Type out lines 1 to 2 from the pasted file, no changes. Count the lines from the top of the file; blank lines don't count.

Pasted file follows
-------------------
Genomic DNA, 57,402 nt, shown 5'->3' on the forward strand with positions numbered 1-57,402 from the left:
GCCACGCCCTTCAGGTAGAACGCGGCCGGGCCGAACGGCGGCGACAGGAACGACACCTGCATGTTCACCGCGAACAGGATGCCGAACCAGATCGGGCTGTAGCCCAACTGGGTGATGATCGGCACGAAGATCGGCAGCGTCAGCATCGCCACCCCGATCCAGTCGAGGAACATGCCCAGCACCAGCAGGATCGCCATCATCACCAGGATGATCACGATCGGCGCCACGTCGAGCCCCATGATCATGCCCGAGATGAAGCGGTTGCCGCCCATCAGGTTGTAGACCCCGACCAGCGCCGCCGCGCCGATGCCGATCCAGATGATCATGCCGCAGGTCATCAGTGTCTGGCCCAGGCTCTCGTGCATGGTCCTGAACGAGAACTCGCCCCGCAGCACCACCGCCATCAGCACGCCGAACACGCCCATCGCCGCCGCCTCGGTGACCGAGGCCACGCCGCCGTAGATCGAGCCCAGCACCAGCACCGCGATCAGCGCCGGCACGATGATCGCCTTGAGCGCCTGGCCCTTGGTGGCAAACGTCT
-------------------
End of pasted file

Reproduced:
Genomic DNA, 57,402 nt, shown 5'->3' on the forward strand with positions numbered 1-57,402 from the left:
GCCACGCCCTTCAGGTAGAACGCGGCCGGGCCGAACGGCGGCGACAGGAACGACACCTGCATGTTCACCGCGAACAGGATGCCGAACCAGATCGGGCTGTAGCCCAACTGGGTGATGATCGGCACGAAGATCGGCAGCGTCAGCATCGCCACCCCGATCCAGTCGAGGAACATGCCCAGCACCAGCAGGATCGCCATCATCACCAGGATGATCACGATCGGCGCCACGTCGAGCCCCATGATCATGCCCGAGATGAAGCGGTTGCCGCCCATCAGGTTGTAGACCCCGACCAGCGCCGCCGCGCCGATGCCGATCCAGATGATCATGCCGCAGGTCATCAGTGTCTGGCCCAGGCTCTCGTGCATGGTCCTGAACGAGAACTCGCCCCGCAGCACCACCGCCATCAGCACGCCGAACACGCCCATCGCCGCCGCCTCGGTGACCGAGGCCACGCCGCCGTAGATCGAGCCCAGCACCAGCACCGCGATCAGCGCCGGCACGATGATCGCCTTGAGCGCCTGGCCCTTGGTGGCAAACGTCT